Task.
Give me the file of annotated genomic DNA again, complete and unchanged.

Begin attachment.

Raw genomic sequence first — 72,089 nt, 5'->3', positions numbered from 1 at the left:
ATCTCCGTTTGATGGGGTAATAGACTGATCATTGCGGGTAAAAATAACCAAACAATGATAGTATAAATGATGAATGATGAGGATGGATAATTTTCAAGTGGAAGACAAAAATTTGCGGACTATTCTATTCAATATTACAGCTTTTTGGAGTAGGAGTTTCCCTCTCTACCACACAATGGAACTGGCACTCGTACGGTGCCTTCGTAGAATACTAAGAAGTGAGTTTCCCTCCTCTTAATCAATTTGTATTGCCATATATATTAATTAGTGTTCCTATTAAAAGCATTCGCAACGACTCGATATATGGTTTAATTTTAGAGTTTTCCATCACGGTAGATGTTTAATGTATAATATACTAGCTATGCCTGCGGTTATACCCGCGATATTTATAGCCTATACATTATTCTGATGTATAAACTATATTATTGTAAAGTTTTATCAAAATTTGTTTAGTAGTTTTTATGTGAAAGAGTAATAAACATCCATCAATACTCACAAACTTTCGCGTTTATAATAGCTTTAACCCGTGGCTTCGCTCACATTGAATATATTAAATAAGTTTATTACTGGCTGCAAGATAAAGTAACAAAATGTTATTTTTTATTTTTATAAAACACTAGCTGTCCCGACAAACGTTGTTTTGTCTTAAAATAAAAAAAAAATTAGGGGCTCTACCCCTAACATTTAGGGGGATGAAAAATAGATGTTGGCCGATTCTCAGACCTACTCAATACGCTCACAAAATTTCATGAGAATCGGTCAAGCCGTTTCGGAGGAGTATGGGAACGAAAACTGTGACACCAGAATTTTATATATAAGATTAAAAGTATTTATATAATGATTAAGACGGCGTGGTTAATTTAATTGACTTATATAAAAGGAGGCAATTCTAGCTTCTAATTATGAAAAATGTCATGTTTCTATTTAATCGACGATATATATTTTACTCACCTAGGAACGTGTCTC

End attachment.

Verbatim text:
Raw genomic sequence first — 72,089 nt, 5'->3', positions numbered from 1 at the left:
ATCTCCGTTTGATGGGGTAATAGACTGATCATTGCGGGTAAAAATAACCAAACAATGATAGTATAAATGATGAATGATGAGGATGGATAATTTTCAAGTGGAAGACAAAAATTTGCGGACTATTCTATTCAATATTACAGCTTTTTGGAGTAGGAGTTTCCCTCTCTACCACACAATGGAACTGGCACTCGTACGGTGCCTTCGTAGAATACTAAGAAGTGAGTTTCCCTCCTCTTAATCAATTTGTATTGCCATATATATTAATTAGTGTTCCTATTAAAAGCATTCGCAACGACTCGATATATGGTTTAATTTTAGAGTTTTCCATCACGGTAGATGTTTAATGTATAATATACTAGCTATGCCTGCGGTTATACCCGCGATATTTATAGCCTATACATTATTCTGATGTATAAACTATATTATTGTAAAGTTTTATCAAAATTTGTTTAGTAGTTTTTATGTGAAAGAGTAATAAACATCCATCAATACTCACAAACTTTCGCGTTTATAATAGCTTTAACCCGTGGCTTCGCTCACATTGAATATATTAAATAAGTTTATTACTGGCTGCAAGATAAAGTAACAAAATGTTATTTTTTATTTTTATAAAACACTAGCTGTCCCGACAAACGTTGTTTTGTCTTAAAATAAAAAAAAAATTAGGGGCTCTACCCCTAACATTTAGGGGGATGAAAAATAGATGTTGGCCGATTCTCAGACCTACTCAATACGCTCACAAAATTTCATGAGAATCGGTCAAGCCGTTTCGGAGGAGTATGGGAACGAAAACTGTGACACCAGAATTTTATATATAAGATTAAAAGTATTTATATAATGATTAAGACGGCGTGGTTAATTTAATTGACTTATATAAAAGGAGGCAATTCTAGCTTCTAATTATGAAAAATGTCATGTTTCTATTTAATCGACGATATATATTTTACTCACCTAGGAACGTGTCTC